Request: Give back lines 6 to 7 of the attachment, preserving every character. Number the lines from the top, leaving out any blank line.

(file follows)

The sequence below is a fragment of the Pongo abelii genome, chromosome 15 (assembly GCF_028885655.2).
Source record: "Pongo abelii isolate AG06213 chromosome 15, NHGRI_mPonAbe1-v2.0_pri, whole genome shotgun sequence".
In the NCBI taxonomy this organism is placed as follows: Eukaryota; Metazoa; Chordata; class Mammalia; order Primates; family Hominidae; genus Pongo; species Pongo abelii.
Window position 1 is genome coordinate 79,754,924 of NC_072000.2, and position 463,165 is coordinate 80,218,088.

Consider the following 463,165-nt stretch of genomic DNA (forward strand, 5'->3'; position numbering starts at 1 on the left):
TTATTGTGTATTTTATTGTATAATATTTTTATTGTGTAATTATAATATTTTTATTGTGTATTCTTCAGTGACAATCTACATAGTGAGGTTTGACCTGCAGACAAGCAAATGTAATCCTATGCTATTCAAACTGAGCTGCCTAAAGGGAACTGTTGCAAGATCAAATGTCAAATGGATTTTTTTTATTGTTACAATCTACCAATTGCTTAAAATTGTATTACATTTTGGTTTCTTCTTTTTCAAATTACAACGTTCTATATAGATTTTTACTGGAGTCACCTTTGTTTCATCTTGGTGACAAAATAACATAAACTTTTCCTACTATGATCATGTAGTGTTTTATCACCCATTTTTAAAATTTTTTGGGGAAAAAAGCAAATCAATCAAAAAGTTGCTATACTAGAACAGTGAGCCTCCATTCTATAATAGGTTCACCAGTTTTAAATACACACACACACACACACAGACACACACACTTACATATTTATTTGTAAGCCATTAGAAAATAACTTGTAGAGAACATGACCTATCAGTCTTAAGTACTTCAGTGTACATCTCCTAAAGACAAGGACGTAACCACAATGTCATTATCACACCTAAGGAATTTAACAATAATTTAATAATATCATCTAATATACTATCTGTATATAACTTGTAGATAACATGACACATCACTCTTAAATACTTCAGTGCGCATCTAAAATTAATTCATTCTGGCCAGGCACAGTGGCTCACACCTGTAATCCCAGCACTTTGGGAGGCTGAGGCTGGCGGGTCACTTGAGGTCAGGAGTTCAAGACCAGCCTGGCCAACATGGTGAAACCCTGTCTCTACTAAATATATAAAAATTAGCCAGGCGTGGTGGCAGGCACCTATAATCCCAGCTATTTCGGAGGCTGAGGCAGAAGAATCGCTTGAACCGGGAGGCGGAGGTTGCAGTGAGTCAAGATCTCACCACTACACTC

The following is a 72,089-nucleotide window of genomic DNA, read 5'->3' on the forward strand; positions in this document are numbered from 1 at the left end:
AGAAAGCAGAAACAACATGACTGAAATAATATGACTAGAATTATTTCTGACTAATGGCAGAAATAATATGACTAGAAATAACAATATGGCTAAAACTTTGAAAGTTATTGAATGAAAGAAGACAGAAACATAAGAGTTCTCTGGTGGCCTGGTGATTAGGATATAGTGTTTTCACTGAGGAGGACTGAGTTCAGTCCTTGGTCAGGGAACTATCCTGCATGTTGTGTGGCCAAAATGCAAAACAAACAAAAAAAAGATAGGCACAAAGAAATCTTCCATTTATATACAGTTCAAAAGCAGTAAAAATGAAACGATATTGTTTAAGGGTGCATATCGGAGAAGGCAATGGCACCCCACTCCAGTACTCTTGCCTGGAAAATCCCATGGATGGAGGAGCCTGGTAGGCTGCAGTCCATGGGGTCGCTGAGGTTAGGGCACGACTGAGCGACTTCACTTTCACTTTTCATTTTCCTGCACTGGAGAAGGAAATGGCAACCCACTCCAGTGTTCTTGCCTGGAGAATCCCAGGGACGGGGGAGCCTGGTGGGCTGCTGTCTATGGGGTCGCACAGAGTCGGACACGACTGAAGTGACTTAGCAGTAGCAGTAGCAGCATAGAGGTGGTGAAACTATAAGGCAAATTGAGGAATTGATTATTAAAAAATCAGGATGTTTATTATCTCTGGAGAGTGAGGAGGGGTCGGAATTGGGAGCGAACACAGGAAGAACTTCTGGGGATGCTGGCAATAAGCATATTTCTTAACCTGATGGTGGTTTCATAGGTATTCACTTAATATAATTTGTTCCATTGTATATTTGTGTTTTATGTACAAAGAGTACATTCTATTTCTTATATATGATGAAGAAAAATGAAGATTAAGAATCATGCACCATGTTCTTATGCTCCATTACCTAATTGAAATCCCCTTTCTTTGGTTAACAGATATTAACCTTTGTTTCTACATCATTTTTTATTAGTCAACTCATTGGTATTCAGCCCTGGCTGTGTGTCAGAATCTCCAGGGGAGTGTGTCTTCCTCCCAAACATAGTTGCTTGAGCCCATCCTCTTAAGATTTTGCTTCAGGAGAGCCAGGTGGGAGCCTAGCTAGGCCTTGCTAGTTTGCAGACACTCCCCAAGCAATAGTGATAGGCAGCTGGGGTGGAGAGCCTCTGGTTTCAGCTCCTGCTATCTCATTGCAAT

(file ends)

TTATTGTGTATTTTATTGTATAATATTTTTATTGTGTAATTATAATATTTTTATTGTGTATTCTTCAGTGACAATCTACATAGTGAGGTTTGACCTGCAGACAAGCAAATGTAATCCTATGCTATTCAAACTGAGCTGCCTAAAGGGAACTGTTGCAAGATCAAATGTCAAATGGATTTTTTTTATTGTTACAATCTACCAATTGCTTAAAATTGTATTACATTTTGGTTTCTTCTTTTTCAAATTACAACGTTCTATATAGATTTTTACTGGAGTCACCTTTGTTTCATCTTGGTGACAAAATAACATAAACTTTTCCTACTATGATCATGTAGTGTTTTATCACCCATTTTTAAAATTTTTTGGGGAAAAAAGCAAATCAATCAAAAAGTTGCTATACTAGAACAGTGAGCCTCCATTCTATAATAGGTTCACCAGTTTTAAATACACACACACACACACACAGACACACACACTTACATATTTATTTGTAAGCCATTAGAAAATAACTTGTAGAGAACATGACCTATCAGTCTTAAGTACTTCAGTGTACATCTCCTAAAGACAAGGACGTAACCACAATGTCATTATCACACCTAAGGAATTTAACAATAATTTAATAATATCATCTAATATACTATCTGTATATAACTTGTAGATAACATGACACATCACTCTTAAATACTTCAGTGCGCATCTAAAATTAATTCATTCTGGCCAGGCACAGTGGCTCACACCTGTAATCCCAGCACTTTGGGAGGCTGAGGCTGGCGGGTCACTTGAGGTCAGGAGTTCAAGACCAGCCTGGCCAACATGGTGAAACCCTGTCTCTACTAAATATATAAAAATTAGCCAGGCGTGGTGGCAGGCACCTATAATCCCAGCTATTTCGGAGGCTGAGGCAGAAGAATCGCTTGAACCGGGAGGCGGAGGTTGCAGTGAGTCAAGATCTCACCACTACACTC

The following is a 72,089-nucleotide window of genomic DNA, read 5'->3' on the forward strand; positions in this document are numbered from 1 at the left end: